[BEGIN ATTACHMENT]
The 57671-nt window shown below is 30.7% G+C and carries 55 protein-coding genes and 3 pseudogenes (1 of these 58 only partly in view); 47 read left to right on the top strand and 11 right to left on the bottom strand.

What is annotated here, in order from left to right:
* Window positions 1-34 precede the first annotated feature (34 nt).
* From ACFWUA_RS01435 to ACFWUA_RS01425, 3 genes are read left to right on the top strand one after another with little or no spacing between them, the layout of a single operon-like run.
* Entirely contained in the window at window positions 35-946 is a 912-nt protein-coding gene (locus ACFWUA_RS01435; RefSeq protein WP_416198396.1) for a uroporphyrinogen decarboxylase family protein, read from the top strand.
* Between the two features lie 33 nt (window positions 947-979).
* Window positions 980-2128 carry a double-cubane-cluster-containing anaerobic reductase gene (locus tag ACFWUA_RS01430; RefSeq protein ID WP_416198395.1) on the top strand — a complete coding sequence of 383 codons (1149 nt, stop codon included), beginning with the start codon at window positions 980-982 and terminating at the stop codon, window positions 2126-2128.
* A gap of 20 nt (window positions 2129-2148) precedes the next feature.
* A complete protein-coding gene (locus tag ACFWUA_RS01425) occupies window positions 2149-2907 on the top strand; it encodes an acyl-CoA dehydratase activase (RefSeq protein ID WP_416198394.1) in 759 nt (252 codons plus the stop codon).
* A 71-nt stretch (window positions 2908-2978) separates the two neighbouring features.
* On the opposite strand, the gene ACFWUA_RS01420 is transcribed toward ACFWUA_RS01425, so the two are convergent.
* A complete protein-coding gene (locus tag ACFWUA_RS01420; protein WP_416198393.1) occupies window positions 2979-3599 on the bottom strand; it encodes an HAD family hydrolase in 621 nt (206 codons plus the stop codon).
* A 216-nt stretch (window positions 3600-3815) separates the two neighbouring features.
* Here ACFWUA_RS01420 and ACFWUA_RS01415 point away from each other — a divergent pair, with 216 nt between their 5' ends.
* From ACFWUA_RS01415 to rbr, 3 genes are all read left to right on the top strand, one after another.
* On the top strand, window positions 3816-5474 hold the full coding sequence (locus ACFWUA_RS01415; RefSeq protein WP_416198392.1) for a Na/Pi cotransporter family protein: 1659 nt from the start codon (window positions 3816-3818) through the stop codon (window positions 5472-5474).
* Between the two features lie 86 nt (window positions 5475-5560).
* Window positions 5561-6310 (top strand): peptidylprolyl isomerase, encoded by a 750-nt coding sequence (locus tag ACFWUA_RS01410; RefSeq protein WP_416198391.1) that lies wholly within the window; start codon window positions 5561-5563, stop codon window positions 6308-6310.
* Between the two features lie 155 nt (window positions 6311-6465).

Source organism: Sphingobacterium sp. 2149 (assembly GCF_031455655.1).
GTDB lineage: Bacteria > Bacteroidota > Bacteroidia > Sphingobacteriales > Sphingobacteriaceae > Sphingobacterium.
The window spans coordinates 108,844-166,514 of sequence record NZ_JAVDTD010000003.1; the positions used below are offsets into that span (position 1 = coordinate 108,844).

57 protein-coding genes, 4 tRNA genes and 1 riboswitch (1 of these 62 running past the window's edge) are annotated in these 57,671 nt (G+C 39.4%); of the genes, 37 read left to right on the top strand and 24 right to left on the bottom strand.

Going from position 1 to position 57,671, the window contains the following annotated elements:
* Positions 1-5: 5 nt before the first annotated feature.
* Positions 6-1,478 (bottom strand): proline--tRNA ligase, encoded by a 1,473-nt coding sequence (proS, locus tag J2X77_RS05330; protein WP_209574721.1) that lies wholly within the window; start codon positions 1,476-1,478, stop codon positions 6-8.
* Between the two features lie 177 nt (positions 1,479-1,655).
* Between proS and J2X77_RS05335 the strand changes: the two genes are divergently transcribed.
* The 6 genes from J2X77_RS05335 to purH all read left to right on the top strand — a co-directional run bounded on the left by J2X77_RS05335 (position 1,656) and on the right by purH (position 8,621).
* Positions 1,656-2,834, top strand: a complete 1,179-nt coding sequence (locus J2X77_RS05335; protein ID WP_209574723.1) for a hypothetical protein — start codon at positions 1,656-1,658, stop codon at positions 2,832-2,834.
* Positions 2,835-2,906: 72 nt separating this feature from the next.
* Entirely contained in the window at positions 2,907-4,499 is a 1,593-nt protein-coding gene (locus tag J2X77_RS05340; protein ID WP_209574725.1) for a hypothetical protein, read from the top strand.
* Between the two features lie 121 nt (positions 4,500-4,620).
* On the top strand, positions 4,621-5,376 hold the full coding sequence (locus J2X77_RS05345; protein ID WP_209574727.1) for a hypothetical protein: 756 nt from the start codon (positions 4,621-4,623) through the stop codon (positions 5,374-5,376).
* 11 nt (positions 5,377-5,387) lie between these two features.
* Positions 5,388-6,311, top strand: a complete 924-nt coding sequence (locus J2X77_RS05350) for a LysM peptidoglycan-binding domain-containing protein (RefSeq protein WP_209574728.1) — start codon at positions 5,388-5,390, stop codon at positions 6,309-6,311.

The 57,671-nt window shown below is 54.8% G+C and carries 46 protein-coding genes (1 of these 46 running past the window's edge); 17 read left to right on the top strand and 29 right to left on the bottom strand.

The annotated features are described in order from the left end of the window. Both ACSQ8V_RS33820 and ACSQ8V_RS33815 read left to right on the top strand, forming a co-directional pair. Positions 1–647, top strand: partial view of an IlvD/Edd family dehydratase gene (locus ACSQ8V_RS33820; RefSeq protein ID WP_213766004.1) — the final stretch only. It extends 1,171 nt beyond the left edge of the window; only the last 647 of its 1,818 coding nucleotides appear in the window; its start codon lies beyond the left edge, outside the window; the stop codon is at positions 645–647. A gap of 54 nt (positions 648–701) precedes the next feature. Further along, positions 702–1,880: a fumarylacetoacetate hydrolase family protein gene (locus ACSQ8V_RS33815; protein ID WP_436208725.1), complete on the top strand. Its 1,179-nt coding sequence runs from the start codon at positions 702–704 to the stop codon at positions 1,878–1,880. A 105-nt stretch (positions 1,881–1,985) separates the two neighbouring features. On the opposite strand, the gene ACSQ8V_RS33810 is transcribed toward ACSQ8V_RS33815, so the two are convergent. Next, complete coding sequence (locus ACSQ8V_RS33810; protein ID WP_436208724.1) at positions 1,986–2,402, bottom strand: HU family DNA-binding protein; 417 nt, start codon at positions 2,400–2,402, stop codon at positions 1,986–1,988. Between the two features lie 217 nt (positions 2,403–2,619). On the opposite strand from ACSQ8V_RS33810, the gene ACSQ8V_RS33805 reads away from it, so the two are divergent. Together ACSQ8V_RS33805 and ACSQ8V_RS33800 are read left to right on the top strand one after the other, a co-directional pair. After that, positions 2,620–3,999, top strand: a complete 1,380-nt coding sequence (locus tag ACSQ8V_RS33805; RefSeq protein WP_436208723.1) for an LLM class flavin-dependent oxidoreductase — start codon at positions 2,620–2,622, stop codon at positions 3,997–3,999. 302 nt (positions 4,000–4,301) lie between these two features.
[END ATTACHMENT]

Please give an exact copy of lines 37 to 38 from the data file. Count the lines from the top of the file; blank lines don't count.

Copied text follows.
The 57,671-nt window shown below is 54.8% G+C and carries 46 protein-coding genes (1 of these 46 running past the window's edge); 17 read left to right on the top strand and 29 right to left on the bottom strand.

The annotated features are described in order from the left end of the window. Both ACSQ8V_RS33820 and ACSQ8V_RS33815 read left to right on the top strand, forming a co-directional pair. Positions 1–647, top strand: partial view of an IlvD/Edd family dehydratase gene (locus ACSQ8V_RS33820; RefSeq protein ID WP_213766004.1) — the final stretch only. It extends 1,171 nt beyond the left edge of the window; only the last 647 of its 1,818 coding nucleotides appear in the window; its start codon lies beyond the left edge, outside the window; the stop codon is at positions 645–647. A gap of 54 nt (positions 648–701) precedes the next feature. Further along, positions 702–1,880: a fumarylacetoacetate hydrolase family protein gene (locus ACSQ8V_RS33815; protein ID WP_436208725.1), complete on the top strand. Its 1,179-nt coding sequence runs from the start codon at positions 702–704 to the stop codon at positions 1,878–1,880. A 105-nt stretch (positions 1,881–1,985) separates the two neighbouring features. On the opposite strand, the gene ACSQ8V_RS33810 is transcribed toward ACSQ8V_RS33815, so the two are convergent. Next, complete coding sequence (locus ACSQ8V_RS33810; protein ID WP_436208724.1) at positions 1,986–2,402, bottom strand: HU family DNA-binding protein; 417 nt, start codon at positions 2,400–2,402, stop codon at positions 1,986–1,988. Between the two features lie 217 nt (positions 2,403–2,619). On the opposite strand from ACSQ8V_RS33810, the gene ACSQ8V_RS33805 reads away from it, so the two are divergent. Together ACSQ8V_RS33805 and ACSQ8V_RS33800 are read left to right on the top strand one after the other, a co-directional pair. After that, positions 2,620–3,999, top strand: a complete 1,380-nt coding sequence (locus tag ACSQ8V_RS33805; RefSeq protein WP_436208723.1) for an LLM class flavin-dependent oxidoreductase — start codon at positions 2,620–2,622, stop codon at positions 3,997–3,999. 302 nt (positions 4,000–4,301) lie between these two features.